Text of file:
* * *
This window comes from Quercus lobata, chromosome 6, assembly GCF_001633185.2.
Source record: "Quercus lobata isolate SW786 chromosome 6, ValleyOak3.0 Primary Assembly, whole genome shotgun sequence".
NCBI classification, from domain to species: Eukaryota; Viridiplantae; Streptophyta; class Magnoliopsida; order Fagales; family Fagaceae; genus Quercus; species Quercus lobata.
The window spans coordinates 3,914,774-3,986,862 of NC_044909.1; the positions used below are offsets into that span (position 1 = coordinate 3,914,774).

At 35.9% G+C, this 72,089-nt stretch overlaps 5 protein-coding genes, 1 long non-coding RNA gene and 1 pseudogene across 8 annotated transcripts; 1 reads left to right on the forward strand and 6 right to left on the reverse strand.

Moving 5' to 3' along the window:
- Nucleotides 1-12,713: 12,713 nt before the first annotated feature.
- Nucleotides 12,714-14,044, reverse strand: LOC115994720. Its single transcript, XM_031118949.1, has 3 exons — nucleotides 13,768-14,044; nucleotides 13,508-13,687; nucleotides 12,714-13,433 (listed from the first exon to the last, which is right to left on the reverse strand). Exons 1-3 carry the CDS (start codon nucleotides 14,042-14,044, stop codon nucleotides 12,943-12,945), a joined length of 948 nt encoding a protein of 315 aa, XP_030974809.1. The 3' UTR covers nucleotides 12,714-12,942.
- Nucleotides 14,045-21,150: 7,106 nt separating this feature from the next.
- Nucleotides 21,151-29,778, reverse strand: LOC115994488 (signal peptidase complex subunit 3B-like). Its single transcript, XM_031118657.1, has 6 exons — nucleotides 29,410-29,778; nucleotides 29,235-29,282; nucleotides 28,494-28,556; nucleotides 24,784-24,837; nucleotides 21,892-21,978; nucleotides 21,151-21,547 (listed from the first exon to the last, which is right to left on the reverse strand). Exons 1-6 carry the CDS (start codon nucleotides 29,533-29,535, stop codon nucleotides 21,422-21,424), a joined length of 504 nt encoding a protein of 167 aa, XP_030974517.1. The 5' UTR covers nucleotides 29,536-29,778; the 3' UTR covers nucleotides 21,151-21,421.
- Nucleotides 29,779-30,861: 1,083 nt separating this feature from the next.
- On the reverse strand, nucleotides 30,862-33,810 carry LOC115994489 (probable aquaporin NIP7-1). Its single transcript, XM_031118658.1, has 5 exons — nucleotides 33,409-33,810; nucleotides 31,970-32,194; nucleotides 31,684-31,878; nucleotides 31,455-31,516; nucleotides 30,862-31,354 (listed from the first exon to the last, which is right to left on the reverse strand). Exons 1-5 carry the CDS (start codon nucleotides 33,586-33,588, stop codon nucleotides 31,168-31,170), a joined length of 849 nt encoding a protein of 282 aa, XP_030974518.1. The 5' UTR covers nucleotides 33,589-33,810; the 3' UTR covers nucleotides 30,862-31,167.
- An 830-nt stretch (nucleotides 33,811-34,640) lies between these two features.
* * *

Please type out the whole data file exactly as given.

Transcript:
This window comes from Quercus lobata, chromosome 6, assembly GCF_001633185.2.
Source record: "Quercus lobata isolate SW786 chromosome 6, ValleyOak3.0 Primary Assembly, whole genome shotgun sequence".
NCBI classification, from domain to species: Eukaryota; Viridiplantae; Streptophyta; class Magnoliopsida; order Fagales; family Fagaceae; genus Quercus; species Quercus lobata.
The window spans coordinates 3,914,774-3,986,862 of NC_044909.1; the positions used below are offsets into that span (position 1 = coordinate 3,914,774).

At 35.9% G+C, this 72,089-nt stretch overlaps 5 protein-coding genes, 1 long non-coding RNA gene and 1 pseudogene across 8 annotated transcripts; 1 reads left to right on the forward strand and 6 right to left on the reverse strand.

Moving 5' to 3' along the window:
- Nucleotides 1-12,713: 12,713 nt before the first annotated feature.
- Nucleotides 12,714-14,044, reverse strand: LOC115994720. Its single transcript, XM_031118949.1, has 3 exons — nucleotides 13,768-14,044; nucleotides 13,508-13,687; nucleotides 12,714-13,433 (listed from the first exon to the last, which is right to left on the reverse strand). Exons 1-3 carry the CDS (start codon nucleotides 14,042-14,044, stop codon nucleotides 12,943-12,945), a joined length of 948 nt encoding a protein of 315 aa, XP_030974809.1. The 3' UTR covers nucleotides 12,714-12,942.
- Nucleotides 14,045-21,150: 7,106 nt separating this feature from the next.
- Nucleotides 21,151-29,778, reverse strand: LOC115994488 (signal peptidase complex subunit 3B-like). Its single transcript, XM_031118657.1, has 6 exons — nucleotides 29,410-29,778; nucleotides 29,235-29,282; nucleotides 28,494-28,556; nucleotides 24,784-24,837; nucleotides 21,892-21,978; nucleotides 21,151-21,547 (listed from the first exon to the last, which is right to left on the reverse strand). Exons 1-6 carry the CDS (start codon nucleotides 29,533-29,535, stop codon nucleotides 21,422-21,424), a joined length of 504 nt encoding a protein of 167 aa, XP_030974517.1. The 5' UTR covers nucleotides 29,536-29,778; the 3' UTR covers nucleotides 21,151-21,421.
- Nucleotides 29,779-30,861: 1,083 nt separating this feature from the next.
- On the reverse strand, nucleotides 30,862-33,810 carry LOC115994489 (probable aquaporin NIP7-1). Its single transcript, XM_031118658.1, has 5 exons — nucleotides 33,409-33,810; nucleotides 31,970-32,194; nucleotides 31,684-31,878; nucleotides 31,455-31,516; nucleotides 30,862-31,354 (listed from the first exon to the last, which is right to left on the reverse strand). Exons 1-5 carry the CDS (start codon nucleotides 33,586-33,588, stop codon nucleotides 31,168-31,170), a joined length of 849 nt encoding a protein of 282 aa, XP_030974518.1. The 5' UTR covers nucleotides 33,589-33,810; the 3' UTR covers nucleotides 30,862-31,167.
- An 830-nt stretch (nucleotides 33,811-34,640) lies between these two features.